What is PMS and how can I reduce the symptoms experienced?

What is PMS?

Many women experience physical symptoms as well as emotional changes or mood swings just before and/or during their period. These symptoms, which can often begin more than a week prior to a period, are known as either pre-menstrual syndrome (PMS) or pre-menstrual tension (PMT). PMS is a fairly common complaint and it is thought that approximately one in three women experience some of the symptoms every time they have a period.

What are the causes?

In more severe cases it is thought that a woman’s body can become highly sensitive to her own progesterone. The hormonal changes that occur in order to induce and complete the menstrual cycle are generally held responsible for the physical and mental fluctuations as well. Lifestyle choices and stress levels are also seen as risk factors, as is the case with most health related complaints. Surprisingly, PMS is most common in women who have already had children. Women with particularly heavy periods are generally more likely to experience PMS symptoms.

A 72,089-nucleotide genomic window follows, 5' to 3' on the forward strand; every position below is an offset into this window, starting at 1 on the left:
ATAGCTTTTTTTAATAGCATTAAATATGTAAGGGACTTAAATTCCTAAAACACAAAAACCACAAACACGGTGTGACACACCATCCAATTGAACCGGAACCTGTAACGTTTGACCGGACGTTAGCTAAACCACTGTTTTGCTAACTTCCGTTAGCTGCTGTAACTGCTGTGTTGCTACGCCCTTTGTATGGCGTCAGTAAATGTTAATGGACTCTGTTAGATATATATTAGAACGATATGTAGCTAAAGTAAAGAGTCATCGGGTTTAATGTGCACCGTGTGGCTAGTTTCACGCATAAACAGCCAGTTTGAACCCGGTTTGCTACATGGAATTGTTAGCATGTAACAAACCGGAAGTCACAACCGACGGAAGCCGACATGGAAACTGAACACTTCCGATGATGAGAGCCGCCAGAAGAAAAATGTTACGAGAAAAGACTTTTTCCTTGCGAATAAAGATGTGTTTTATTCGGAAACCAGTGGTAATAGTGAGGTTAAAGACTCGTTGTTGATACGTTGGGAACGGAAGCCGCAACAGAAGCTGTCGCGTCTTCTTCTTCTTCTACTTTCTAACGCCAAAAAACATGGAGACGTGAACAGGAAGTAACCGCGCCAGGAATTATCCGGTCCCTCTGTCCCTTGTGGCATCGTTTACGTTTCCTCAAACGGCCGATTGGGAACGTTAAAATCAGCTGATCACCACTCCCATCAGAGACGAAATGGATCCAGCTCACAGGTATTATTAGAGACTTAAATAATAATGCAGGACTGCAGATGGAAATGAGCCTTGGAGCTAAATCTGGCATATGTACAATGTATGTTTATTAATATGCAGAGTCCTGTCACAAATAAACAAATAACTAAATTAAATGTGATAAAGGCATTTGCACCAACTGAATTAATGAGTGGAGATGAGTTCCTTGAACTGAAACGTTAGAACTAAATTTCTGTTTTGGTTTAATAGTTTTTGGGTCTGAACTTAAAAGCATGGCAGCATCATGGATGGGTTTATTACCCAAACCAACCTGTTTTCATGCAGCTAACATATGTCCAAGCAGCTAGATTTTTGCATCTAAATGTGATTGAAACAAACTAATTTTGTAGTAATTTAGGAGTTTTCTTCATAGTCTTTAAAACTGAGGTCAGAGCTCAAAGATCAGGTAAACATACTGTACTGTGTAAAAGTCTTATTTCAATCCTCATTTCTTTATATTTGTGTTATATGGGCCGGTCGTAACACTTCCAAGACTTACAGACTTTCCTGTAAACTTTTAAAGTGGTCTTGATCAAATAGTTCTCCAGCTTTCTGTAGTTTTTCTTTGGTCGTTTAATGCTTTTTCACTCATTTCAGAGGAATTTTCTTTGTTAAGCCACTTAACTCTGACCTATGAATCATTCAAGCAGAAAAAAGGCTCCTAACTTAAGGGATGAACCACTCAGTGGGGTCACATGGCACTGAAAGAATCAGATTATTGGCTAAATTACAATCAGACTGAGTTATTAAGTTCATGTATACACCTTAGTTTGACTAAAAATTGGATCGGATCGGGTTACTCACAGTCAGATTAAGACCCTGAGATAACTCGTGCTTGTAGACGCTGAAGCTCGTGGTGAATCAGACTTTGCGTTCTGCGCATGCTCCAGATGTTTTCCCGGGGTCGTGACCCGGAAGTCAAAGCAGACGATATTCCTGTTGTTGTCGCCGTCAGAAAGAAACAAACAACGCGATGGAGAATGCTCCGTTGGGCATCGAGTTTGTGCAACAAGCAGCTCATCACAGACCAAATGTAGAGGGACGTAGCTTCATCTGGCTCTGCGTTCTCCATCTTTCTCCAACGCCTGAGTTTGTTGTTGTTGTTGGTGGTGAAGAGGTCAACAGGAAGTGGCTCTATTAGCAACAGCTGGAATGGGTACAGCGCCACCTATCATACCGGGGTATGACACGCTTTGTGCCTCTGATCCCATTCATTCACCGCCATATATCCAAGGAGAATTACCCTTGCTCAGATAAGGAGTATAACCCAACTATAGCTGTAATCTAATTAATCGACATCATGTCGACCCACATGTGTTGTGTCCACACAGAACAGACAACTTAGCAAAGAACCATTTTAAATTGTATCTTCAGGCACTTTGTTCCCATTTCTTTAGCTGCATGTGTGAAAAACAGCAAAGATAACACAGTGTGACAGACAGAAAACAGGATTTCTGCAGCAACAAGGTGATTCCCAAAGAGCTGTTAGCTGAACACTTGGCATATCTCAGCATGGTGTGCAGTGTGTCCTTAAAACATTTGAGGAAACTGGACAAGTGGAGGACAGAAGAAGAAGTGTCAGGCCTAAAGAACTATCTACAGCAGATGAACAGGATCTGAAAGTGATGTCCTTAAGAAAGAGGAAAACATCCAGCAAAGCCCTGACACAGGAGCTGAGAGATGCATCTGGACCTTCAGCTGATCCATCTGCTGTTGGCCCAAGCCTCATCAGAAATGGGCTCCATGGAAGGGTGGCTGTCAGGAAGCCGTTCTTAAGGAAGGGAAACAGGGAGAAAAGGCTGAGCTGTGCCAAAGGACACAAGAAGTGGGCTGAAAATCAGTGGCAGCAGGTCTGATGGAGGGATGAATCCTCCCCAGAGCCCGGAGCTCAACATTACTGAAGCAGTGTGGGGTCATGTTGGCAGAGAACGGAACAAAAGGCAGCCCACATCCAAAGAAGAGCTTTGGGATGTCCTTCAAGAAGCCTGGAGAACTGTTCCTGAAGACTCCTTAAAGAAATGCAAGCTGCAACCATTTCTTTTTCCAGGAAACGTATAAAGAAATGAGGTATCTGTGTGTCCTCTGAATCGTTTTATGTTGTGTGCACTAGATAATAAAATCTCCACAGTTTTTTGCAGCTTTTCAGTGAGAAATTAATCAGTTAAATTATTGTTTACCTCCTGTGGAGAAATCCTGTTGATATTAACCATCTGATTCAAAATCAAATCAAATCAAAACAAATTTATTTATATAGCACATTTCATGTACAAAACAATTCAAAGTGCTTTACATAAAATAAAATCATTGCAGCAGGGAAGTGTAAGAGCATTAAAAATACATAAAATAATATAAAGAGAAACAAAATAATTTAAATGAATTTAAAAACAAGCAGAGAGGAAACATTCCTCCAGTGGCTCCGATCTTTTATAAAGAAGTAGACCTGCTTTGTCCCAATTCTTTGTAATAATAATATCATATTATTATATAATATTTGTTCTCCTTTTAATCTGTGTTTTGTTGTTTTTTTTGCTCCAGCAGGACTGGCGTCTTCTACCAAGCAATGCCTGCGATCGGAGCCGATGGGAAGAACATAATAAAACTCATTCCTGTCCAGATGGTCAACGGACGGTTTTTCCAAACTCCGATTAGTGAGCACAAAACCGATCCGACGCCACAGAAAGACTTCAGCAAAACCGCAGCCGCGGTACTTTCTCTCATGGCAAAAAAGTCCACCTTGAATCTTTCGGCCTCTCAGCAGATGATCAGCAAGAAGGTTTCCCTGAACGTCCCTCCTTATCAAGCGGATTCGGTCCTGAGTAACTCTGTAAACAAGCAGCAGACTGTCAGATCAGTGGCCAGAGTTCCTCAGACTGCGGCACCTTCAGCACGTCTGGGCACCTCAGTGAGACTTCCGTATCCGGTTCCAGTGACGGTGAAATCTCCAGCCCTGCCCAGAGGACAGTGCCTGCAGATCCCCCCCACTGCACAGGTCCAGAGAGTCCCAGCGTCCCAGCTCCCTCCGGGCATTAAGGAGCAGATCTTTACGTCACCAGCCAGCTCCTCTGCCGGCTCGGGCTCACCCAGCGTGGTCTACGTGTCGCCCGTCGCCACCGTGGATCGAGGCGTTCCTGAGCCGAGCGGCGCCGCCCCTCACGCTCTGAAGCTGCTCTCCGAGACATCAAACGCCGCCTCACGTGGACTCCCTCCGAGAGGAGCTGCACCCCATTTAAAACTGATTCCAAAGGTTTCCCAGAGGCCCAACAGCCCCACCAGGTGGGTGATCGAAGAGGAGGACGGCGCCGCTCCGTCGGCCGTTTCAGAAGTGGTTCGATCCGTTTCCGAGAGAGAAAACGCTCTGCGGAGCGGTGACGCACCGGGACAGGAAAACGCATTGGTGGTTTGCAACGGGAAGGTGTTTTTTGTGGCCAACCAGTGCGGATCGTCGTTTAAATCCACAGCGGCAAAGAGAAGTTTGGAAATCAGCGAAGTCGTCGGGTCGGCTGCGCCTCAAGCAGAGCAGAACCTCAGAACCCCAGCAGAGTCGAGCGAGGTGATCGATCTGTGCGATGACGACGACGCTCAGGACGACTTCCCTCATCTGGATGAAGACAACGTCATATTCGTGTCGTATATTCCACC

How can I prevent it?

It’s generally considered beneficial to make time for regular exercise. This way you raise your own energy levels and are less likely to notice a change in mood. Also try to allow time for deliberate relaxation and take regular breaks throughout the day to avoid becoming stressed.

It has been suggested that caffeine tends to worsen PMS symptoms, so try to avoid it if you can. If not, aim to reduce your intake during that sensitive time leading up to your period.

If possible, don’t drink alcohol when you’re experiencing PMS symptoms. Doing so is generally found to worsen the symptoms. Water tablets can be used to reduce any bloating. Better yet, as a preventative method to avoid bloating, drink as much water as possible. About three litres a day is recommended.

Generally aim to consume a healthy, balanced diet and avoid foods high in sugar. Maintaining more constant blood-sugar levels will keep you energised and reduce mood swings. Avoid processed foods if possible and eat as many fresh fruits and vegetables as you can.